It seems to me that we have to CHOOSE between Samuelson and Quran. Either we should try to fulfill all desires, regardless of what their origin is, OR we should RESTRAIN ourselves from fulfilling idle desires, and also do Amr Bil Maaroof by encouraging others to do so. According to Quran, those who are SAVED from following their desires are the successful ones, whereas according to Samuelson, those who succeed in fulfilling their desires are the successful ones.
Another concept CENTRAL to Economics is directly opposed to Islamic teachings. According to Consumer Sovereignty principle, which is central to modern economics, all people know what is good for them, and when free to choose, they will automatically make the choices which maximizes their welfare. The idea of the free market economy depends on this principle — if we allow everyone complete freedom to make their own choices, they will automatically choose whatever is best for them. HOWEVER, according to the Quran (2:216: But perhaps you hate a thing and it is good for you; and perhaps you love a thing and it is bad for you. And Allah Knows, while you know not.” IF this is true then we must go for REGULATING the market — we cannot allow people to make freely choices which harm them and society. Many Muslim Economists have CONFUSED the dramatic difference between an UNREGULATED market (capitalism) and a REGULATED market (Islamic markets with HISBAH), and therefore considered the two to be almost the same.
The main reason for our confusions is the CONQUEST OF KNOWLEDGE. As Ibne Khaldun remarked, defeated nations try to imitate the victors in all ways. Three centuries of defeat on numerous battlefield between the West and East have created a defeated attitude and mentality among Muslims, which has led to mindless imitation of everything West has to offer, instead of a critical analysis. It was predicted that the Ummah will follow the Christians and Jews, even into the holes of lizards. Because our eyes have been dazzled by the apparent brilliance of Western knowledge, we are unable to see the defects in their ways of thinking. My post linked below shows how there are THREE major mistakes in the European intellectual traditions that have persisted for centuries, and it is highly unlikely that the West will be able to see and rectify these errors. Therefore, it is up to us Muslims  to create an “Economics for the 21st Century” by rejecting these errors, and replacing them with the right concepts which are readily available within the Islamic traditions.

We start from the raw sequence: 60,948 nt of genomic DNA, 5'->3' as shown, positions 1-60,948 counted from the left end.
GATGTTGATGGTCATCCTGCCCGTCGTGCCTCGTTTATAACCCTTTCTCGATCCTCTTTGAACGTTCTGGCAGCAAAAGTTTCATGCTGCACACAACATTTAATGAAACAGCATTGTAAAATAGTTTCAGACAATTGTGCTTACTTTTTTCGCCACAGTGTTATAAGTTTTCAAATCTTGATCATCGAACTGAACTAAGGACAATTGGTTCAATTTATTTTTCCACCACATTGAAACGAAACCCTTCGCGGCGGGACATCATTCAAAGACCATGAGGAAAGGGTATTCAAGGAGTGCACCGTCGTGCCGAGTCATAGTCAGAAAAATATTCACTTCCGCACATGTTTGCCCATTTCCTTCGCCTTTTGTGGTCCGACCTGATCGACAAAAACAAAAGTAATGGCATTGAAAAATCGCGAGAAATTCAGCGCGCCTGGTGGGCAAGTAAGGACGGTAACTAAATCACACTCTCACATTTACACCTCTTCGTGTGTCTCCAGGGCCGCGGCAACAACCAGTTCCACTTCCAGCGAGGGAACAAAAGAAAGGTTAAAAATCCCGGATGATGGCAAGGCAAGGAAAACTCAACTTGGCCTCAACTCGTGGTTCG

These are my fallible opinions and Allah T’aala knows best. I am happy to listen to any advice or corrections regarding my thoughts as expressed above.
Asad Zaman
PS: For previous posts, and links to the entire discussion, see Another Syllabus for IE
This entry was posted in islamic economics, Critique of Conventional Economics by Asad Zaman. Bookmark the permalink.

About Asad Zaman

BS Math MIT (1974), Ph.D. Econ Stanford (1978)] has taught at leading universities like Columbia, U. Penn., Johns Hopkins and Cal. Tech. Currently he is Vice Chancellor of Pakistan Institute of Development Economics. His textbook Statistical Foundations of Econometric Techniques (Academic Press, NY, 1996) is widely used in advanced graduate courses. His research on Islamic economics is widely cited, and has been highly influential in shaping the field. His publications in top ranked journals like Annals of Statistics, Journal of Econometrics, Econometric Theory, Journal of Labor Economics, etc. have more than a thousand citations as per Google Scholar.